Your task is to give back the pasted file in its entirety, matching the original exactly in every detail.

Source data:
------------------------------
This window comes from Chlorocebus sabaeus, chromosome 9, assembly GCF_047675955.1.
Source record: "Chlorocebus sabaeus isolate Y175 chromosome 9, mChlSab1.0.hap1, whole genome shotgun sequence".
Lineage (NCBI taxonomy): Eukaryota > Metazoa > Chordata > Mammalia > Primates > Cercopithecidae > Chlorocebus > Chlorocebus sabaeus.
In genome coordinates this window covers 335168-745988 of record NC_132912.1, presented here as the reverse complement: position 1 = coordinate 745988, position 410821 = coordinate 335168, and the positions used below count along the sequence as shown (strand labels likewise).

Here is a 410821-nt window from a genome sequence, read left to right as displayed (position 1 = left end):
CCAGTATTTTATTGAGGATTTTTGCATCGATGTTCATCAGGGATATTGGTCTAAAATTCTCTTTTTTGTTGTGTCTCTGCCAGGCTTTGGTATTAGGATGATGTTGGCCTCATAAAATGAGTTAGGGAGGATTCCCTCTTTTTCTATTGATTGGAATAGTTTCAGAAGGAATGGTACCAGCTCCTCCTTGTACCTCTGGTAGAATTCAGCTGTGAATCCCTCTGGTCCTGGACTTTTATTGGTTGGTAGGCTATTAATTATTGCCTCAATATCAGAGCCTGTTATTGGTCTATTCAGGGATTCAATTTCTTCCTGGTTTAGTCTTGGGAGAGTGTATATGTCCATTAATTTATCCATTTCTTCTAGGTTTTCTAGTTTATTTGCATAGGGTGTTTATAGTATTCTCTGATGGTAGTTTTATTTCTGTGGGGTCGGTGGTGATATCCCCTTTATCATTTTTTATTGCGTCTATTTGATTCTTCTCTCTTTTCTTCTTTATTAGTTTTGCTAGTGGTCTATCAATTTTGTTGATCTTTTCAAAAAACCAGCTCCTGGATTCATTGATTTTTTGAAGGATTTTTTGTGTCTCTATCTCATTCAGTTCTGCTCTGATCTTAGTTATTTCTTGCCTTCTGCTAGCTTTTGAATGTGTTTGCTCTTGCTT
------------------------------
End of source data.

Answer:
This window comes from Chlorocebus sabaeus, chromosome 9, assembly GCF_047675955.1.
Source record: "Chlorocebus sabaeus isolate Y175 chromosome 9, mChlSab1.0.hap1, whole genome shotgun sequence".
Lineage (NCBI taxonomy): Eukaryota > Metazoa > Chordata > Mammalia > Primates > Cercopithecidae > Chlorocebus > Chlorocebus sabaeus.
In genome coordinates this window covers 335168-745988 of record NC_132912.1, presented here as the reverse complement: position 1 = coordinate 745988, position 410821 = coordinate 335168, and the positions used below count along the sequence as shown (strand labels likewise).

Here is a 410821-nt window from a genome sequence, read left to right as displayed (position 1 = left end):
CCAGTATTTTATTGAGGATTTTTGCATCGATGTTCATCAGGGATATTGGTCTAAAATTCTCTTTTTTGTTGTGTCTCTGCCAGGCTTTGGTATTAGGATGATGTTGGCCTCATAAAATGAGTTAGGGAGGATTCCCTCTTTTTCTATTGATTGGAATAGTTTCAGAAGGAATGGTACCAGCTCCTCCTTGTACCTCTGGTAGAATTCAGCTGTGAATCCCTCTGGTCCTGGACTTTTATTGGTTGGTAGGCTATTAATTATTGCCTCAATATCAGAGCCTGTTATTGGTCTATTCAGGGATTCAATTTCTTCCTGGTTTAGTCTTGGGAGAGTGTATATGTCCATTAATTTATCCATTTCTTCTAGGTTTTCTAGTTTATTTGCATAGGGTGTTTATAGTATTCTCTGATGGTAGTTTTATTTCTGTGGGGTCGGTGGTGATATCCCCTTTATCATTTTTTATTGCGTCTATTTGATTCTTCTCTCTTTTCTTCTTTATTAGTTTTGCTAGTGGTCTATCAATTTTGTTGATCTTTTCAAAAAACCAGCTCCTGGATTCATTGATTTTTTGAAGGATTTTTTGTGTCTCTATCTCATTCAGTTCTGCTCTGATCTTAGTTATTTCTTGCCTTCTGCTAGCTTTTGAATGTGTTTGCTCTTGCTT